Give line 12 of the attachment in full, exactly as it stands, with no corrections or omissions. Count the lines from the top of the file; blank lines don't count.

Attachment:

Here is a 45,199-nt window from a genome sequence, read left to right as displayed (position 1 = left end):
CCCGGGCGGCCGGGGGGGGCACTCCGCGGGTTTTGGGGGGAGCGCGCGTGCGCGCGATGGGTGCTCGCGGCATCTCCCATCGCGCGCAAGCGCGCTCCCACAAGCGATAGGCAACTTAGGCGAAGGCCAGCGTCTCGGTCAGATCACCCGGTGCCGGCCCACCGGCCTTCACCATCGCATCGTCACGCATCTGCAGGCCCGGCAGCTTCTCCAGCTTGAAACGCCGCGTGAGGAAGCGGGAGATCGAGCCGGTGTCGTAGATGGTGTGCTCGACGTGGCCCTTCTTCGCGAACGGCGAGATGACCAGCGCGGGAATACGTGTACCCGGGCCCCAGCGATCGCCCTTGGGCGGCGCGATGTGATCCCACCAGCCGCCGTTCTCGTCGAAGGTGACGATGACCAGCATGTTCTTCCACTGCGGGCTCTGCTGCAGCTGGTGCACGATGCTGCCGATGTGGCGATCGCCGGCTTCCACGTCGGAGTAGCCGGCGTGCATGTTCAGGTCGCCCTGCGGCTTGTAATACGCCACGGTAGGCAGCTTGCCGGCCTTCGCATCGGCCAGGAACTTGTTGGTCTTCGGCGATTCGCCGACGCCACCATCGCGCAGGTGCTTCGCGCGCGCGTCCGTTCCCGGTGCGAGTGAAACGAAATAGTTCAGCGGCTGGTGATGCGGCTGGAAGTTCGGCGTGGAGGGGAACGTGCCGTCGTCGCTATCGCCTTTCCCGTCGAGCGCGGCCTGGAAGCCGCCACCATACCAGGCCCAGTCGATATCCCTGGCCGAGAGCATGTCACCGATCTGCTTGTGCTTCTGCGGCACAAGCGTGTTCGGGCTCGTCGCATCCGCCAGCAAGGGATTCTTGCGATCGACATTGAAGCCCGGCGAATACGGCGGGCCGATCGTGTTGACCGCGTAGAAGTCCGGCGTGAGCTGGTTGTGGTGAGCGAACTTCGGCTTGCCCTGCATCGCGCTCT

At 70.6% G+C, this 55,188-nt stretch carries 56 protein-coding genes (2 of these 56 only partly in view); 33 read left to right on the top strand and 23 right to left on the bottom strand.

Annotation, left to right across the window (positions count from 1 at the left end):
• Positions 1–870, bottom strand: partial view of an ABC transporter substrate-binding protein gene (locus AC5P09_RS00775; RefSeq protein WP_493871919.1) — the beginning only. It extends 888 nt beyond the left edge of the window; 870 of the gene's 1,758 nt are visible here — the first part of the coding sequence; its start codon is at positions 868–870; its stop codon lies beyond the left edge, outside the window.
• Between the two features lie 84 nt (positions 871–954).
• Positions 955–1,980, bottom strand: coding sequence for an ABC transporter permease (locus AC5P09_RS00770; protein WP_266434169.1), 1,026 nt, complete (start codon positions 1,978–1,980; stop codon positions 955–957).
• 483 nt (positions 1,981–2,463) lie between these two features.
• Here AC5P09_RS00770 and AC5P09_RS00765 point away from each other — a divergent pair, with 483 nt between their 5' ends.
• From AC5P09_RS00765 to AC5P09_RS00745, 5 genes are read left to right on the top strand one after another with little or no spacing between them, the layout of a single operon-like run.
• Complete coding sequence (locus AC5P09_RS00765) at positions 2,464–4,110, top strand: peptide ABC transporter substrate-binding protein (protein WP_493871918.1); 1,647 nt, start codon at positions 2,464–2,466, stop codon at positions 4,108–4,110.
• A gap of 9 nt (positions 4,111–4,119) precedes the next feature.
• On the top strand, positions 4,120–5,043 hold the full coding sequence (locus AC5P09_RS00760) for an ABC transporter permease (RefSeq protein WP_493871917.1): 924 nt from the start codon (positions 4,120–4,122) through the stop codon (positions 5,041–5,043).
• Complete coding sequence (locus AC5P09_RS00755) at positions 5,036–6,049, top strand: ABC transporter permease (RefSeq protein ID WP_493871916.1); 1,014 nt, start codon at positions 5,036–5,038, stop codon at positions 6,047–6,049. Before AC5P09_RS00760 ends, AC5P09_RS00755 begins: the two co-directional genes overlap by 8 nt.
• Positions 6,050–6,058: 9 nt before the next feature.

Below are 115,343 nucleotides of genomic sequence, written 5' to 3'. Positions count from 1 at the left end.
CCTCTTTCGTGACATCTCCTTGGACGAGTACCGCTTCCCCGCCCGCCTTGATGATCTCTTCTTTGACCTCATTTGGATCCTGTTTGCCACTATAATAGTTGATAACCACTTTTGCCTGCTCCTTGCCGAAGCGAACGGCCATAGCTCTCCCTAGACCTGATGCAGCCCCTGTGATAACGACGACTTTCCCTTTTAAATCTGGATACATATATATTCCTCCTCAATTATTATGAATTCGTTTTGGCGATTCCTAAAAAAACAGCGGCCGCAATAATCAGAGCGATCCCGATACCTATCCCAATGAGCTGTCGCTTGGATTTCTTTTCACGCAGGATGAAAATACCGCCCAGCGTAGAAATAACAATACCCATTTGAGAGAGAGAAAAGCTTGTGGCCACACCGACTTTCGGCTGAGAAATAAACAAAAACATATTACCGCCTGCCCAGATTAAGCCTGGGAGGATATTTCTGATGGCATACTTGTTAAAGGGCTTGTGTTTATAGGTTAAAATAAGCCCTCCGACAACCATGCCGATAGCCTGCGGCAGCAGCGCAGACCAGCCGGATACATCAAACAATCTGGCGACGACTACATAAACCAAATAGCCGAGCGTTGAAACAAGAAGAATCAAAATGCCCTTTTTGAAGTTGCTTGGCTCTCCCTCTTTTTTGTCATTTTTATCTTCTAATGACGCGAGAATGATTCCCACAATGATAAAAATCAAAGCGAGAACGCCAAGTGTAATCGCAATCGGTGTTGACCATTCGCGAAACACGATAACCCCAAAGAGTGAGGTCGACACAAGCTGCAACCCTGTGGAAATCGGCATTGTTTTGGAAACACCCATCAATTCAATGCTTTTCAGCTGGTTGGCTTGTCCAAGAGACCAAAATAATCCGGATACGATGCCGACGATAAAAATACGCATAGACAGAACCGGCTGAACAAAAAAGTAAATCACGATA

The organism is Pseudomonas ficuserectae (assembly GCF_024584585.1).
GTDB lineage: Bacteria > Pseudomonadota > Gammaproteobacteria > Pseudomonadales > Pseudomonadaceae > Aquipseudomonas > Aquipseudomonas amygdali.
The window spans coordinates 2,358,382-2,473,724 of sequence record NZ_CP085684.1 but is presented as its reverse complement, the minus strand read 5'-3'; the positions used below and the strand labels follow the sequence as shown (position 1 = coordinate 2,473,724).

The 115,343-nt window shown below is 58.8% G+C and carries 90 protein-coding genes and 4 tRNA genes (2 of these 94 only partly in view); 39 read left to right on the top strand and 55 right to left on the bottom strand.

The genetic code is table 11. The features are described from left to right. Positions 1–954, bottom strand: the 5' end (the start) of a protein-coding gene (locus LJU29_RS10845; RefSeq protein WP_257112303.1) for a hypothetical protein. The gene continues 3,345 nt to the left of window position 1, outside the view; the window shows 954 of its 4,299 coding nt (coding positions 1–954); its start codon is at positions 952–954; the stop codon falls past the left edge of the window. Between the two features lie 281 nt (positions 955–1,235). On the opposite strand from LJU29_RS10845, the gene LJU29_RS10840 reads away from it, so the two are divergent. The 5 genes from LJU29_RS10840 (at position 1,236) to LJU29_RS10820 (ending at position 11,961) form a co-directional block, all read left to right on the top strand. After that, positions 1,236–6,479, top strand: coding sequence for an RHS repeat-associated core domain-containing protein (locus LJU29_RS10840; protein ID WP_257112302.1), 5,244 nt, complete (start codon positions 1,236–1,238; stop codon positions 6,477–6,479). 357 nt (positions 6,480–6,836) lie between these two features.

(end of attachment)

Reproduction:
• A gap of 9 nt (positions 4,111–4,119) precedes the next feature.